Fairness is at the heart of our advice for next year’s qualifications by Philip Blaker, Chief Executive

Fairness. That one word encapsulates our advice for awarding qualifications next summer.

Fairness for learners who are studying for the next stage of their lives. And fairness for teachers who have the difficult task of ensuring learners get enough teaching hours during the year.

The truth is that we all face upheaval over the next year due to the coronavirus COVID-19 pandemic. Education is no exception.

Disruption to lessons is inevitable, as pupils fall ill with COVID-19 or must self-isolate after a fellow learner, friend or relative has contracted the virus.

It means that for many pupils, the number of hours spent learning will be reduced. Only this week we heard that 47,000 pupils missed school during the week before the firebreak in Wales due to illness or self-isolating. This is time they will never get back.

It puts both learners and teachers in a difficult position. How can learners across Wales take the same exam at the end of the year is some have had their education disrupted for weeks or even months due to the pandemic?

That’s why we have looked very carefully at this unique situation to find the fairest solution for everyone.

We have just published our advice to Education Minister Kirsty Williams that timetabled exams for GCSEs and AS levels should not take place in summer 2021. Grades will instead be awarded based on coursework and a set of common assessments taken during the year.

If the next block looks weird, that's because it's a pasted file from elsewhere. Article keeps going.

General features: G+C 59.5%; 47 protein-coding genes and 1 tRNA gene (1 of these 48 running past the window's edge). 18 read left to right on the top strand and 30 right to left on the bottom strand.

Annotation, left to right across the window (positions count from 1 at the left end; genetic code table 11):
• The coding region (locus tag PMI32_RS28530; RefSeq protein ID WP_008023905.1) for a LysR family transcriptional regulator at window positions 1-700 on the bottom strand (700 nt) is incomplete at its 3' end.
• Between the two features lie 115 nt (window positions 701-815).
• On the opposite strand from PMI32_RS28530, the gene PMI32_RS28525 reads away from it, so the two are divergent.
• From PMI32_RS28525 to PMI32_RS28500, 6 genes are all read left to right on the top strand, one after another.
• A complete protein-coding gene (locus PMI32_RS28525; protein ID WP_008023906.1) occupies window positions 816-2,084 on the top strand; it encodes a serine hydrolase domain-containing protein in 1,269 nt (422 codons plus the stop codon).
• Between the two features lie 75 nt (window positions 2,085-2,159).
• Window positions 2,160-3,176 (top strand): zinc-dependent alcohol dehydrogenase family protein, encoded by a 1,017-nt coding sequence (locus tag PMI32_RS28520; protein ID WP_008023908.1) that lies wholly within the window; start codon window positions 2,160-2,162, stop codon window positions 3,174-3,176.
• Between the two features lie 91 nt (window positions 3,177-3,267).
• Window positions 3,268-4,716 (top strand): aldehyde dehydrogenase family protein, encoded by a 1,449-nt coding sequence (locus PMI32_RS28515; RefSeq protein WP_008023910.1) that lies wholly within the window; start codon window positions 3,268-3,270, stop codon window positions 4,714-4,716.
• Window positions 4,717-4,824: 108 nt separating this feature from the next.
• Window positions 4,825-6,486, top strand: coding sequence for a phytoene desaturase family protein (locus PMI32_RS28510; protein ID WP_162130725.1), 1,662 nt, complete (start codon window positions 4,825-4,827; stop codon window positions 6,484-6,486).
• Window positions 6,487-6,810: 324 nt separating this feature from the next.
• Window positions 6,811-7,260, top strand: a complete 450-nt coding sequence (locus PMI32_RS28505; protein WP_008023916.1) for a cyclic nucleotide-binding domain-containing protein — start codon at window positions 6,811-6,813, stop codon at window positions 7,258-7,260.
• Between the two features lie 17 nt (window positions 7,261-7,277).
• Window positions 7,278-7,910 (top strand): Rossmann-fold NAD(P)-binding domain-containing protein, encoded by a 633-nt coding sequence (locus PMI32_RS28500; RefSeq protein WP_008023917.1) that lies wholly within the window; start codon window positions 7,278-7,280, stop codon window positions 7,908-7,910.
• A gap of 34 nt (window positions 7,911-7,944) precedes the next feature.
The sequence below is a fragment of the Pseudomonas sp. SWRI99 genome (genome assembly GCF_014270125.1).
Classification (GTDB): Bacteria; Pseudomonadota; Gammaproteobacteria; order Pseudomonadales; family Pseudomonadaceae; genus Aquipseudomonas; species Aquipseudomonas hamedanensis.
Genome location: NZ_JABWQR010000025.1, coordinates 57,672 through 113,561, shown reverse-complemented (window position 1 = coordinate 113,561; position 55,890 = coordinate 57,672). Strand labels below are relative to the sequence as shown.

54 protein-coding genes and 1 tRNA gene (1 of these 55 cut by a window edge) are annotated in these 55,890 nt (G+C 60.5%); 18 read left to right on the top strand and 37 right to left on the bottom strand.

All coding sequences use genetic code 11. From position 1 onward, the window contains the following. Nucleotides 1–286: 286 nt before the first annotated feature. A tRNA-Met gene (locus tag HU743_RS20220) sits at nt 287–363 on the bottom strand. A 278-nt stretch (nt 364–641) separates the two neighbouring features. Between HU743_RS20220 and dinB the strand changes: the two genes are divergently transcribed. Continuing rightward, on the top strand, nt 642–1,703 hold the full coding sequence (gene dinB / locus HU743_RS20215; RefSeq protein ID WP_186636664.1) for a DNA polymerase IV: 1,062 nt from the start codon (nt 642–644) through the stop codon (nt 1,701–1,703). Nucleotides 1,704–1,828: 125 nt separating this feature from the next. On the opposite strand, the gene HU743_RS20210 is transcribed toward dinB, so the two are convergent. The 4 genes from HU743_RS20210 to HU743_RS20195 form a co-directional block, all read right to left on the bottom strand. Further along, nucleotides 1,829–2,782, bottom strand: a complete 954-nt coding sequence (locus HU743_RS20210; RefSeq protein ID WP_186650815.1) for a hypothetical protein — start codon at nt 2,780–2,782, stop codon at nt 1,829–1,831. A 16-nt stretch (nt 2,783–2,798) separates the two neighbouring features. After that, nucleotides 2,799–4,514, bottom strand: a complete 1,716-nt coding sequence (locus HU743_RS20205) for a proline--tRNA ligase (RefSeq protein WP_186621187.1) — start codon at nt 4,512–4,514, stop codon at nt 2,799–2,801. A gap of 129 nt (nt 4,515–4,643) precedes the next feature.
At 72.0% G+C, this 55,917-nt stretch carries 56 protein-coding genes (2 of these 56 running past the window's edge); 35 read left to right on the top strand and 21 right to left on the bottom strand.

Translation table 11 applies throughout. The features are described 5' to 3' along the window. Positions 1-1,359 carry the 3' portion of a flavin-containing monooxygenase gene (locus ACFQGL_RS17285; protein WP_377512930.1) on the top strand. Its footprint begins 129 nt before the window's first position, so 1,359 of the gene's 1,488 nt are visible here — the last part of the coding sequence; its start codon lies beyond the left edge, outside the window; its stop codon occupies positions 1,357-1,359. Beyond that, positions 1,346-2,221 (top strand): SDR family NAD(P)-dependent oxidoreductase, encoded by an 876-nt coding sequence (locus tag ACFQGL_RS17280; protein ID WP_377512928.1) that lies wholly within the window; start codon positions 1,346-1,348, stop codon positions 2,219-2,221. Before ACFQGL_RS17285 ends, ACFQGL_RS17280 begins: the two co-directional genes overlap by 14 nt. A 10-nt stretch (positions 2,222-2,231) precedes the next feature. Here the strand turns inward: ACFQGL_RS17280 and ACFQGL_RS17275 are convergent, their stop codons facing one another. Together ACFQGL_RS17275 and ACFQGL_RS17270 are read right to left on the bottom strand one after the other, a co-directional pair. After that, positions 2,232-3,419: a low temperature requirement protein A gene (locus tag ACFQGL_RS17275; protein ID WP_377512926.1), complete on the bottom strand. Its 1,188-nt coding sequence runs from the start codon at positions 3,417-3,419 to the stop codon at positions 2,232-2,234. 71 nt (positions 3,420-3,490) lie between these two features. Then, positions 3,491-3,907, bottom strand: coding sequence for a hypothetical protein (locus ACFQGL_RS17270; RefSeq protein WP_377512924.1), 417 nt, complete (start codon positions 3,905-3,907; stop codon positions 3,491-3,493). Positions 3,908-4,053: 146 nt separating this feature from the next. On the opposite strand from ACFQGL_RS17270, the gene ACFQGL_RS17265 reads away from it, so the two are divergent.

A level learners would need to sit one exam per subject in addition to coursework and set tasks, with some flexibility to take the exam at a different time if they are ill or self-isolating.

The approach that we have proposed ensures all learners are treated fairly. It means that they can take external assessments throughout the year so that they can be awarded a fair grade for their efforts next summer.

It also makes this difficult situation more manageable for schools and colleges, helping to minimise disruption for their learners by giving them control over when and where their learners are assessed.

We have always said in the face of this pandemic there are no easy solutions. But I strongly believe that the recommendations we have put forward are the fairest and most practical way in the current circumstances to ensure that learners in Wales get the grades they have worked so hard for.